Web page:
A former far-right extremist says leaving was like "escaping a cult"

Caolan Robertson knew he was gay from a young age, growing up in Ireland and northern England. However, it was when he moved to London that he began to experience another level of homophobia, according to the New York Times. A portion of this bigotry stemmed from Muslim communities in the city's East End, sparking Robertson's resentment toward Islam, and leading him down the dark road to the far-right.

After the Pulse night club massacre in Orlando, FL, Robertson began watching YouTube videos to learn more. While his research began with mainstream news and videos, he soon found himself being led along by YouTube's algorithm to more extremist content. A year after the shooting, in 2017, Robertson was working for Tommy Robinson, co-founder of the English Defence League, a far-right, anti-Islam extremist group.

Things changed in March of 2019 after two mass shootings that took place at mosques in Christchurch, New Zealand. Robertson realized that the ideas he was promulgating were only fueling the violence that originally radicalized him three years previous.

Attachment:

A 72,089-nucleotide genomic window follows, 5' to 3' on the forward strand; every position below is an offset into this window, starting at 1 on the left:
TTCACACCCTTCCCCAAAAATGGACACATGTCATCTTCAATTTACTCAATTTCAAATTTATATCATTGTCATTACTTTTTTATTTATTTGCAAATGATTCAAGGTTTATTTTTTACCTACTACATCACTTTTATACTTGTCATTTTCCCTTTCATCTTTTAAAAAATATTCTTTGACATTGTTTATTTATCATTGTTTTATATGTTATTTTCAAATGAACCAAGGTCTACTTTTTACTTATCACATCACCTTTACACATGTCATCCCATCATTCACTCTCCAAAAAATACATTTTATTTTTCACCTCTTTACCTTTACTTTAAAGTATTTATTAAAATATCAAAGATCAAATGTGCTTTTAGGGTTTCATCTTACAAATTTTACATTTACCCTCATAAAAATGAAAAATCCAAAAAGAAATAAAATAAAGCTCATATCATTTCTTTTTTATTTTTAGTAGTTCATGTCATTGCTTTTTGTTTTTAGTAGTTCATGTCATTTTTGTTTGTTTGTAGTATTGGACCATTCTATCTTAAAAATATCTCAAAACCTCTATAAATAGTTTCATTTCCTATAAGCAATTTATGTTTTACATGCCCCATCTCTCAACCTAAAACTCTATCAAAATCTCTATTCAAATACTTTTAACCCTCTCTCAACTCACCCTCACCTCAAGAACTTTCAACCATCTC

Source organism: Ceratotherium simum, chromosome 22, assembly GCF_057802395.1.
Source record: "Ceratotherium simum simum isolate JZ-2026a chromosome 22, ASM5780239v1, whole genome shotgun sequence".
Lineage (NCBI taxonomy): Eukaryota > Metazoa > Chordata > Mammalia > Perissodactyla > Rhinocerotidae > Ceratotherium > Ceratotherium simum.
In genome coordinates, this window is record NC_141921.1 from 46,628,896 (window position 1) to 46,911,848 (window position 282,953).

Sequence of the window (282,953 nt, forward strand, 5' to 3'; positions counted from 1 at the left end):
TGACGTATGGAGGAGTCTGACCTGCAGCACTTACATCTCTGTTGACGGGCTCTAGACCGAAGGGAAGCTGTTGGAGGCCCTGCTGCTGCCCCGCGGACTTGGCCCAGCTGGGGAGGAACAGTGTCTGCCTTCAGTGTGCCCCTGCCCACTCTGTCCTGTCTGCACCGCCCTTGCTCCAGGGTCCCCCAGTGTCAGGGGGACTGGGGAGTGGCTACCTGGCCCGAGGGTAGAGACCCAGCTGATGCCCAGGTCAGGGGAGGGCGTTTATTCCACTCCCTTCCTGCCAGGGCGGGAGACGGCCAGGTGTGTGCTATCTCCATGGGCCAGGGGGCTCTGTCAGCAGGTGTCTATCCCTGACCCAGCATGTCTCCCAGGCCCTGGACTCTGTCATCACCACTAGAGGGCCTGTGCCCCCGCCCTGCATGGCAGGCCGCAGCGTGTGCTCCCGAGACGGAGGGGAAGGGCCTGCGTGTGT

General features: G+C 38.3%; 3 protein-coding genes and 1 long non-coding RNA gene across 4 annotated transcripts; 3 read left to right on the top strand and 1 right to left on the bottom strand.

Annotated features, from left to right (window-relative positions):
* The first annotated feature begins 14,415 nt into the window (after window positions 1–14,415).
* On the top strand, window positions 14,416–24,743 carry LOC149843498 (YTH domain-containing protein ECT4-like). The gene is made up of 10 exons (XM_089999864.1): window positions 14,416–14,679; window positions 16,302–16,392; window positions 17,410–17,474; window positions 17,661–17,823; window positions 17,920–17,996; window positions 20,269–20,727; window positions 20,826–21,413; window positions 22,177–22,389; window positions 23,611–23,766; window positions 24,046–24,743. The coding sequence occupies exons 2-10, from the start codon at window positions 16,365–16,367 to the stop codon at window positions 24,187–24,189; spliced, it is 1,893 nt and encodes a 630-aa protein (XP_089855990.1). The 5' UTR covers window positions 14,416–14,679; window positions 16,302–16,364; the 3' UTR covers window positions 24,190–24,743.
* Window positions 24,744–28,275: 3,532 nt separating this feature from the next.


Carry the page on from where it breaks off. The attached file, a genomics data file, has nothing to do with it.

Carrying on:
These days, Robertson works for BylineTV and has co-founded FutureFreedom, fighting extremist disinformation and helping those who have been radicalized by extremist movements get out.

Robertson said he is happy to work with "genuine progressives who believe that people who have renounced their extremist views should be redeemed".

He continued: "They believe in rehabilitation and they also believe in creating a better world and to stop the far-right, we have to be able to allow people to leave it and to dismantle it.

"I make millions of views a month now exposing the far-right, exposing disinformation, and I feel like I'm actively dismantling the stuff I used to do before but also helping to put my skills towards genuine content that's progressive, that's not going to result in real-world violence."

via Pink News